This debate aimed to explore late 20th century experiments with arts and communities in East London, and the position of contemporary communal spaces within this lineage. The event brought together writers, researchers and organisers who were involved in setting up radical community arts centres in the 1970s and 1980s, or have been revisiting the histories of such places as Centerprise (Dalston, 1971-2012), Chats Palace (Homerton, since 1976) and Cultural Partnerships (De Beauvoir Town, 1983-1999) .

Fragile Archivists joined oral historian Rosa Vilbr and Cultural Partnerships co-founder Graham Downes to talk about the origins of the above-mentioned spaces, key moments and challenges in their history, as well as presenting oral and visual research gathered in recent months. The speakers were joined by Amit S. Rai who is involved with the recently initiated Common House in Bethnal Green, and Brian Walker, an early organiser of Chats Palace.

***

Here is an extract from what Fragile Archivists presented on the night:

The early Chats Palace programme evolved around two large scale community productions. The first one was the Hackney Marsh Fun Festival which took place in the summer on Daubeney Fields. The two day event, which started in 1974 was a prototype community festival and in many ways became a key reason why Chats Palace itself came into existence, through the need for a permanent base for the year-round festival programme. From extensive festival footage we showed a little montage from 1977.

In the early years of the organisation’s development Chats Palace worked closely with Freeform Arts Trust, who provided a programme of outreach workshops. We played another clip from 1977 and relates to the Queen’s silver jubilee of that year. It’s interesting to see how the newly formed Chats Palace were not afraid to work with the popular culture of the day and used the opportunity to make direct connections with the people on the estates. They set up jubilee support units who went around the local estates and offered practical support in things like site decoration.

Chats Palace and Freeform’s positive view of community art engagement wasn’t always embraced by everybody as this little clip of found footage demonstrates.

Remember remember

“I [Alan Rossiter] came to Hackney to work on Hackney Marsh Adventure Playground which is down at Daubeney Fields, next to Kingsmead Estate, in 1972. It wasn’t too long before we came up with the idea of doing a firework show on Daubeney Fields, which took off great, where you had a cabaret event and the fireworks as a backdrop.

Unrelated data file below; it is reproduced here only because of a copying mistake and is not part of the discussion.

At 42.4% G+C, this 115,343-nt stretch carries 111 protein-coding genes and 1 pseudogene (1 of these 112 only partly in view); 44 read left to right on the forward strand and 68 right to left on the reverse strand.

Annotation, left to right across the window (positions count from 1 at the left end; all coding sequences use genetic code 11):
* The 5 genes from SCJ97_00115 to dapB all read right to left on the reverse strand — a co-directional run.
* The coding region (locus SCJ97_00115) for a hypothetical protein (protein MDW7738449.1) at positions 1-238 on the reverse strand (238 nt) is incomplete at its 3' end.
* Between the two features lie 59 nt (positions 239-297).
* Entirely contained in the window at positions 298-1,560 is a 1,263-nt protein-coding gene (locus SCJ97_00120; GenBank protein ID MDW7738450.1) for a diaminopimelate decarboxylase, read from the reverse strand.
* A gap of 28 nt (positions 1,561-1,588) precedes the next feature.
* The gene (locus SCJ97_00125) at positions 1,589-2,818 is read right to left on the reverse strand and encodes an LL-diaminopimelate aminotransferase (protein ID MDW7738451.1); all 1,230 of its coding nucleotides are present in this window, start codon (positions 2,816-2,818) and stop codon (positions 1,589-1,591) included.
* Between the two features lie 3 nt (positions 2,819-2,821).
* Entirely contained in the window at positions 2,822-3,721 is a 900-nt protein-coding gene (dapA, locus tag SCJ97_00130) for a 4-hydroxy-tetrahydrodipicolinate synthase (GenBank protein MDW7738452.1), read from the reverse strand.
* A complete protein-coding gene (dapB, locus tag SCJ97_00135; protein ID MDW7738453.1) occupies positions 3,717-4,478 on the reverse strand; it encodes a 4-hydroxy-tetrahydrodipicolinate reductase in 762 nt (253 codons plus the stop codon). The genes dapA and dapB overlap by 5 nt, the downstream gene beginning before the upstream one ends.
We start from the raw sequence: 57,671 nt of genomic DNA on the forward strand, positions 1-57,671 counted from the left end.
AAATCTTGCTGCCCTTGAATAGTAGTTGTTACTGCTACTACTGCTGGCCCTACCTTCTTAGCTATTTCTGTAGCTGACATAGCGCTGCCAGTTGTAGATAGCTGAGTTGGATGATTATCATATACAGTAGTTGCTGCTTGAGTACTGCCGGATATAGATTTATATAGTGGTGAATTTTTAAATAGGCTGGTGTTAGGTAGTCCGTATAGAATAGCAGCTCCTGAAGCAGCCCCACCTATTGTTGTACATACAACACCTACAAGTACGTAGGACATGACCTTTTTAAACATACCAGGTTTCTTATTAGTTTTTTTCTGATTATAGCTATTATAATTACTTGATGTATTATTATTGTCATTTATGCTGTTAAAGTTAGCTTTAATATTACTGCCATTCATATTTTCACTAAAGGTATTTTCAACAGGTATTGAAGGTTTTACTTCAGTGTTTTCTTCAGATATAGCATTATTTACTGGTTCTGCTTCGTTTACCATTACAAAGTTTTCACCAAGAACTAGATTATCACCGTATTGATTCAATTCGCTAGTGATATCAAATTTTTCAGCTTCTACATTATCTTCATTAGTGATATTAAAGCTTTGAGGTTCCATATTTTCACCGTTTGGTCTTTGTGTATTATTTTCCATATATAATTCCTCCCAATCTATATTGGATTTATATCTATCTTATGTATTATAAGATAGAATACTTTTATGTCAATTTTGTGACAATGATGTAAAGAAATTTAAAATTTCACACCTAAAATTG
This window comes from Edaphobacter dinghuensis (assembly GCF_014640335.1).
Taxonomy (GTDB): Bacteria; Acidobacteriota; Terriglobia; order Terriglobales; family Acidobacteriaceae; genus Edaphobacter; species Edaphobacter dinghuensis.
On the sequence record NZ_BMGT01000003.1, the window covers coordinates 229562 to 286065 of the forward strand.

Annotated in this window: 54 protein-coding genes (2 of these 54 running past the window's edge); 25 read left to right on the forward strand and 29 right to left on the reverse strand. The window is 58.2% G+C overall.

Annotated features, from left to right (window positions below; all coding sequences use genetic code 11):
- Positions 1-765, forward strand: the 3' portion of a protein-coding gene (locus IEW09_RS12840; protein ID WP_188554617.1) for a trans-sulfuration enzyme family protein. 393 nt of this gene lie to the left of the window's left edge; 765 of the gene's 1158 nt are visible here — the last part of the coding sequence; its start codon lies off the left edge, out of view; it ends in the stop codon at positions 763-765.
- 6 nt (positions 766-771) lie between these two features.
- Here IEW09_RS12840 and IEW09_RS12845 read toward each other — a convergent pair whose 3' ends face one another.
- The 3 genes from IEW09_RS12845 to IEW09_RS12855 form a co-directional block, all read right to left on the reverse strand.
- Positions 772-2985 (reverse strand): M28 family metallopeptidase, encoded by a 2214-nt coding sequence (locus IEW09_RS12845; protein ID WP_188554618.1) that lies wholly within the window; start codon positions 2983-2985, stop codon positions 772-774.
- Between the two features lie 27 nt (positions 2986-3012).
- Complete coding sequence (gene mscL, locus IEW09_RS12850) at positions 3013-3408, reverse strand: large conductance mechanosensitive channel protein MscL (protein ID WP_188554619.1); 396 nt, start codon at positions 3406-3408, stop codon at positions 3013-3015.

Culturally we were part and parcel of the alternative arts scene of the time, begun with people like Joan Littlewood. People were thinking right, what is my art about? it should be about engaging with people. How do we do that?

So one of the key things was celebration. Another was engagement. When we went on to do the Fun Festivals we would set up meetings in each of the areas like Clapton Park Estate. The number of people involved at that level was quite extrordinary, that’s where we first got in touch with people like Brian Walker, an incredible character…”

On spectacles and new communities

from Brian Walker’s recollection of the HMFF:

One Arena Spectacle was more spectacular than planned, “Johnny Concho’s Wild West Show” was in full swing, the ‘townsfolk’ defending the jail from a band of mounted raiders, the crowd roared as Johnny Concho’s followers set off a fusillade of pistol fire and roared even louder when the guns set fire to the hay bales and eventually the whole town, reducing it to ashes. There were more cheers as the Fire Brigade made its entrance. The festival made all the papers next day.

All this fun and enjoyment had an effect that is still felt today, because of the vast numbers of people moved by the wholesale demolition of the area, new communities were formed when they were rehoused. All new communities are uncomfortable with each other, some people finding themselves living near people from different countries and of a different race, the festival simply introduced all these groups to each other, with friendships being formed that are still going today. It was difficult to be stand-offish to someone dressed as a baby, swigging pints of beer in the Pram Race, especially if you were dressed as the Mum, swigging even more pints of beer!